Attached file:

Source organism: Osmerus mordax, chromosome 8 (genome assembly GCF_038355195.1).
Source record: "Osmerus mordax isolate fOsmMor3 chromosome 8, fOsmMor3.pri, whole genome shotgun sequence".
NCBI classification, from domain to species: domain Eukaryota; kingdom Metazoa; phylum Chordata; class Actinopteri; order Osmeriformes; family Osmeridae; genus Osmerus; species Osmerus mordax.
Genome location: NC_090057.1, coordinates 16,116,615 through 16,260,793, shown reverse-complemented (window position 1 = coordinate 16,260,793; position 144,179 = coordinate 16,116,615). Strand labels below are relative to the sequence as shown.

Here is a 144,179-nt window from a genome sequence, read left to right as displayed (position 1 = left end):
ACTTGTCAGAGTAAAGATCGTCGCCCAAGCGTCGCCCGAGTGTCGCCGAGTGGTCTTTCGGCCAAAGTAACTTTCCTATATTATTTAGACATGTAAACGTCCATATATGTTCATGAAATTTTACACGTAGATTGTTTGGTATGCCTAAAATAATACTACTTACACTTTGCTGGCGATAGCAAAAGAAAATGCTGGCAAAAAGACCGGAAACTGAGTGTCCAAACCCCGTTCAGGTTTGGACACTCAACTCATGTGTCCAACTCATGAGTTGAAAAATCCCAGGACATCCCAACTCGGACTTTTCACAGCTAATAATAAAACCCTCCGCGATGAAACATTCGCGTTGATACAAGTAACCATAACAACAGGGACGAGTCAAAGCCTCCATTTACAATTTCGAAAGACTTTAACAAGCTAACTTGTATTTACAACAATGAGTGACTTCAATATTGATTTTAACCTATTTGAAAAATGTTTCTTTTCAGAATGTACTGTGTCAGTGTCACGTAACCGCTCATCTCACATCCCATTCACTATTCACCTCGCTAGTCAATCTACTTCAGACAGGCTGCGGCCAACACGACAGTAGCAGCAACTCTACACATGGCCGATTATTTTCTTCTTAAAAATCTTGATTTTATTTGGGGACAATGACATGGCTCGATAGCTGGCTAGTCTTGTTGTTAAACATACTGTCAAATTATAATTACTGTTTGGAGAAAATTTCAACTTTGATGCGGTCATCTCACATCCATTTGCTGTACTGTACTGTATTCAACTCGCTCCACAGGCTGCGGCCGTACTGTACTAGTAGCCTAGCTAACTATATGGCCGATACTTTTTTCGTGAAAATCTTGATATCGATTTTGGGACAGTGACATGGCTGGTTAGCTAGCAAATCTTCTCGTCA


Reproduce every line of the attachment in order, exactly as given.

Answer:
Source organism: Osmerus mordax, chromosome 8 (genome assembly GCF_038355195.1).
Source record: "Osmerus mordax isolate fOsmMor3 chromosome 8, fOsmMor3.pri, whole genome shotgun sequence".
NCBI classification, from domain to species: domain Eukaryota; kingdom Metazoa; phylum Chordata; class Actinopteri; order Osmeriformes; family Osmeridae; genus Osmerus; species Osmerus mordax.
Genome location: NC_090057.1, coordinates 16,116,615 through 16,260,793, shown reverse-complemented (window position 1 = coordinate 16,260,793; position 144,179 = coordinate 16,116,615). Strand labels below are relative to the sequence as shown.

Here is a 144,179-nt window from a genome sequence, read left to right as displayed (position 1 = left end):
ACTTGTCAGAGTAAAGATCGTCGCCCAAGCGTCGCCCGAGTGTCGCCGAGTGGTCTTTCGGCCAAAGTAACTTTCCTATATTATTTAGACATGTAAACGTCCATATATGTTCATGAAATTTTACACGTAGATTGTTTGGTATGCCTAAAATAATACTACTTACACTTTGCTGGCGATAGCAAAAGAAAATGCTGGCAAAAAGACCGGAAACTGAGTGTCCAAACCCCGTTCAGGTTTGGACACTCAACTCATGTGTCCAACTCATGAGTTGAAAAATCCCAGGACATCCCAACTCGGACTTTTCACAGCTAATAATAAAACCCTCCGCGATGAAACATTCGCGTTGATACAAGTAACCATAACAACAGGGACGAGTCAAAGCCTCCATTTACAATTTCGAAAGACTTTAACAAGCTAACTTGTATTTACAACAATGAGTGACTTCAATATTGATTTTAACCTATTTGAAAAATGTTTCTTTTCAGAATGTACTGTGTCAGTGTCACGTAACCGCTCATCTCACATCCCATTCACTATTCACCTCGCTAGTCAATCTACTTCAGACAGGCTGCGGCCAACACGACAGTAGCAGCAACTCTACACATGGCCGATTATTTTCTTCTTAAAAATCTTGATTTTATTTGGGGACAATGACATGGCTCGATAGCTGGCTAGTCTTGTTGTTAAACATACTGTCAAATTATAATTACTGTTTGGAGAAAATTTCAACTTTGATGCGGTCATCTCACATCCATTTGCTGTACTGTACTGTATTCAACTCGCTCCACAGGCTGCGGCCGTACTGTACTAGTAGCCTAGCTAACTATATGGCCGATACTTTTTTCGTGAAAATCTTGATATCGATTTTGGGACAGTGACATGGCTGGTTAGCTAGCAAATCTTCTCGTCA